If households and firms converted their bank deposits into CBcoin, commercial banks’ deposit-funded model would come under pressure. Broadly speaking, there are two possible delimiting scenarios. In the first, banks would compete with CBcoin by offering higher interest rates on their customer deposits. How much higher would of course be an empirical matter. By raising banks’ funding costs – other things equal – this could dent bank profitability and lead to tighter credit conditions. But banks would continue to issue loans and create broad money. In a recent paper, Barrdear and Kumhof use a DSGE model that accommodates fractional reserve banking to study the macroeconomic consequences of CB digital currency issuance.
Another scenario would see a large-scale shift of customer deposits into CBcoin, forcing banks to sell off their loan books. Bank deposits could still exist but as saving instruments, no longer used to make payments. Banks could still originate loans, provided they lent money actually invested by customers, say, in non-insured investment accounts that couldn’t be used as a medium of exchange. Banks would operate like mutual funds, losing their power to create money and becoming pure intermediaries of loanable funds, as described in economic textbooks.
Under this scenario, the contraction of broad money (bank deposits), and the attendant emergence of ‘private-sector base money’ made of CBcoin would mark the demise of fractional reserve banking (see Sams (2015)). The conversion of bank deposits into CBcoin deposits at the CB would amount to 100% reserve backing for deposits. This could usher in a system similar to the Chicago Plan, a set of monetary reforms proposed by Irving Fisher during the Great Depression and recently revisited by Benes and Kumhof (2012). The Plan’s call for the separation of the credit and money-creating functions of private banks would be addressed – with 100% reserve backing, banks could no longer create their own funding – deposits – by lending. Similar “narrow banking” proposals have emerged since the financial crisis, such as that of Kay (2009), Kotlikoff’s Limited-Purpose Banking (2012) or the Vollgeld initiative (2015), recently rejected by the Swiss government.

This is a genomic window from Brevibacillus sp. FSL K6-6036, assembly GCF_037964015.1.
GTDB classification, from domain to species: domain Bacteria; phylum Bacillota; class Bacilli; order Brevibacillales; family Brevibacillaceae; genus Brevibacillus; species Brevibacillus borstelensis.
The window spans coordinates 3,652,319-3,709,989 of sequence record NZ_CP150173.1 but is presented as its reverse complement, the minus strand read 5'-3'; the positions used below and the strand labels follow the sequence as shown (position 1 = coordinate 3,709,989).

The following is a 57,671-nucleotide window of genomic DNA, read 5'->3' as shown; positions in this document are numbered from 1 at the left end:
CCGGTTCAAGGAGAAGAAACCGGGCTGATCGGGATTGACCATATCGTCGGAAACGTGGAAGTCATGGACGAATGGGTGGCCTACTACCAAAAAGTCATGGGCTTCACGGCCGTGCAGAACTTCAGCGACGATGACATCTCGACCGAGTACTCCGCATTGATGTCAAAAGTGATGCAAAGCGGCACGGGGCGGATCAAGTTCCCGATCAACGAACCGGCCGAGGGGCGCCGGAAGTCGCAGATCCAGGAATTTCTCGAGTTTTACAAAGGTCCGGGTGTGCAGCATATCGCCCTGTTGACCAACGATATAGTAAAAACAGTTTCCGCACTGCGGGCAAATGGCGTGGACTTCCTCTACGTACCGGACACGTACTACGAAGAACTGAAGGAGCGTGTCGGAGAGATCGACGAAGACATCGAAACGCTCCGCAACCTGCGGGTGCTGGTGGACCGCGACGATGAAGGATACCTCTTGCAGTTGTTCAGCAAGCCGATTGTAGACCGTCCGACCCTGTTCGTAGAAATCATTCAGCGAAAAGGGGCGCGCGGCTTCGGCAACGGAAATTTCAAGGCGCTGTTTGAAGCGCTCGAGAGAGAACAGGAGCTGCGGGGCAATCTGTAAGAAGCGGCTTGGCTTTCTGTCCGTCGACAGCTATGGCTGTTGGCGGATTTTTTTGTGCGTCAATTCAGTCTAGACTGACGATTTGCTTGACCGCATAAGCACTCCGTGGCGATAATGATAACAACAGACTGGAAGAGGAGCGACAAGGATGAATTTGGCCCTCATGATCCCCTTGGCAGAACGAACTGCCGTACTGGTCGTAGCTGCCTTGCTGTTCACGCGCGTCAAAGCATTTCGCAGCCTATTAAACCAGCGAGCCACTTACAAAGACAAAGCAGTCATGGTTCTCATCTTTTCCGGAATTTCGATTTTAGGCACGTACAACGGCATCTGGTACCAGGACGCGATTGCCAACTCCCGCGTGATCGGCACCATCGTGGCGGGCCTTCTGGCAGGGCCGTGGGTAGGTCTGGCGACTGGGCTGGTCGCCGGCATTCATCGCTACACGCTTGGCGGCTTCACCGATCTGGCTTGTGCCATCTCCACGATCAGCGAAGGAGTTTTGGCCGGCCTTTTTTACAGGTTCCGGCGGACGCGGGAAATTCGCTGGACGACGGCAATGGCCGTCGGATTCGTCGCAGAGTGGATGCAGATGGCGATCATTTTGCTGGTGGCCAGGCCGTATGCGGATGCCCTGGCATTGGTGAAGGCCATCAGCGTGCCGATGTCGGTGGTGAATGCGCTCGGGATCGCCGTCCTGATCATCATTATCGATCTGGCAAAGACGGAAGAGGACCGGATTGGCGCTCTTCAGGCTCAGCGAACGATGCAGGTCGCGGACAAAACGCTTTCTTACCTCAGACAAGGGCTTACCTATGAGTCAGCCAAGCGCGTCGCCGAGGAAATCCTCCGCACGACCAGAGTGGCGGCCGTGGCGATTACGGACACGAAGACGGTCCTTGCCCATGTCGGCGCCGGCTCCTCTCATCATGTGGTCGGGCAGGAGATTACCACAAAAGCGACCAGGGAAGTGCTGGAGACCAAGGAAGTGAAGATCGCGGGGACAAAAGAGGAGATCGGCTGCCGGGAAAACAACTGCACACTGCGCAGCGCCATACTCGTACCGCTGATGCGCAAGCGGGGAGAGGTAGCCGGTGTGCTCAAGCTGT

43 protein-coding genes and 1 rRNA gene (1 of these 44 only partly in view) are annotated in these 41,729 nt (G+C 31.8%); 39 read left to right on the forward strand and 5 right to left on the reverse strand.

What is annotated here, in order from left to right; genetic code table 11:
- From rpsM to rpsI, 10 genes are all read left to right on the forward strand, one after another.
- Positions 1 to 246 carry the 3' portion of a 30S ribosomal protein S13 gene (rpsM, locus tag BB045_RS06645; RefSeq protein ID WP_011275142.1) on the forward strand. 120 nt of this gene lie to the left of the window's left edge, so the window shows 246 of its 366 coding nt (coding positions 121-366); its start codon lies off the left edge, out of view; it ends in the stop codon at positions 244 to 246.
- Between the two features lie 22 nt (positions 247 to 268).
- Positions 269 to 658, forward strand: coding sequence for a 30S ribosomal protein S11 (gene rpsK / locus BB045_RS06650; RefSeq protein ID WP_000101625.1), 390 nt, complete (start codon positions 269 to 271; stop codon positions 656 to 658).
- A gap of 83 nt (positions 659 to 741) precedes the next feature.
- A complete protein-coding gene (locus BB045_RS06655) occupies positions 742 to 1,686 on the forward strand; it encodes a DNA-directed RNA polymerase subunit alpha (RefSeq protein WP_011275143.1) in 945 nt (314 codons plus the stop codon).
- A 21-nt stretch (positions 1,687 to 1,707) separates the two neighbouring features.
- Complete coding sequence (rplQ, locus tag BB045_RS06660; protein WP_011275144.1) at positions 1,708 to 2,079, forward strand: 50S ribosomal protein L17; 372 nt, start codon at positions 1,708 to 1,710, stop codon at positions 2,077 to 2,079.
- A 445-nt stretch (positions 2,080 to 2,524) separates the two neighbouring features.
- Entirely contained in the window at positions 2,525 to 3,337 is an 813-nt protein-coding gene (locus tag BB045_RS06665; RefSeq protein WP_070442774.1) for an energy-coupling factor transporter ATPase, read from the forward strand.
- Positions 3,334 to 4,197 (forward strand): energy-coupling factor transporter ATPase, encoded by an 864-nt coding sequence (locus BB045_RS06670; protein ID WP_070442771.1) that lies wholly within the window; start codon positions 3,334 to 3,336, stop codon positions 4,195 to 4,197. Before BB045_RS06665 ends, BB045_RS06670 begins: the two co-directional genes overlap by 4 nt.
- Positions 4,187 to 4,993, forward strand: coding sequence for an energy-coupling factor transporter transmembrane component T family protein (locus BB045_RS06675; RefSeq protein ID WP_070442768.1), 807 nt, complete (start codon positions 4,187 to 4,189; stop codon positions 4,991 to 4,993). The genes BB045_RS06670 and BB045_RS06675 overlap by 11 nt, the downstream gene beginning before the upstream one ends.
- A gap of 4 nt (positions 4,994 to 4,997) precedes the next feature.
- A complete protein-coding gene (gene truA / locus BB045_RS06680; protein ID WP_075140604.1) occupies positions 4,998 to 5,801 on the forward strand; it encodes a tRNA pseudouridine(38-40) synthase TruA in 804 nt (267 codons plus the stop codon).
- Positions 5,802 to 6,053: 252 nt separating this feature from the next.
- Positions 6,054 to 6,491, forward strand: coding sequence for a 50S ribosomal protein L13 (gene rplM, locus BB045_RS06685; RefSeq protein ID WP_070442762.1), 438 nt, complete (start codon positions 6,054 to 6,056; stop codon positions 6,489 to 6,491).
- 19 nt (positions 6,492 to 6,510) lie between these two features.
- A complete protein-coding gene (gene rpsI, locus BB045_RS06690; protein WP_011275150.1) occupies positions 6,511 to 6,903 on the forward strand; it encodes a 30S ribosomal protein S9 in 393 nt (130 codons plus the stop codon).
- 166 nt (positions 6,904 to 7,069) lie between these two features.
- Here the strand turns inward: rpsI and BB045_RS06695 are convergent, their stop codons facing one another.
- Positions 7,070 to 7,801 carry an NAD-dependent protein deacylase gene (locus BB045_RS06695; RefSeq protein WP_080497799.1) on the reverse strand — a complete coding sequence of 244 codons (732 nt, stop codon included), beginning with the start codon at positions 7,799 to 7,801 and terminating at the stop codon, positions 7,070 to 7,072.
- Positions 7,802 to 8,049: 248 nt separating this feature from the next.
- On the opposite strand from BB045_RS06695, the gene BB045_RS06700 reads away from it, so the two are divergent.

A new framework for monetary policy?
The conflation of broad and base money, and the separation of credit and money, would allow the CB to control the money supply directly and independently of credit creation, calling for a reassessment of monetary policy along two dimensions. First, the prospect of direct control of the money supply might alter the relative merits of using interest rates or the money supply as the main policy instrument. If so, this newfound CB power could reopen the debate between advocates of rules versus discretion in the conduct of monetary policy. For instance, the signers of the Chicago Plan, in particular Milton Friedman, envisioned a constant money growth rule rather than the discretion over interest rates that has prevailed since CB independence in the 1990s.
Watch this space!
Mapping out the implications of CB digital currency issuance is a very complex endeavor. It is helpful as a first pass to sketch out partial scenarios, as I have done in this post for banking and monetary policy, but the devil lies in the detail. Research is ongoing so watch this space!
Marilyne Tolle works in the Bank’s MPC Unit.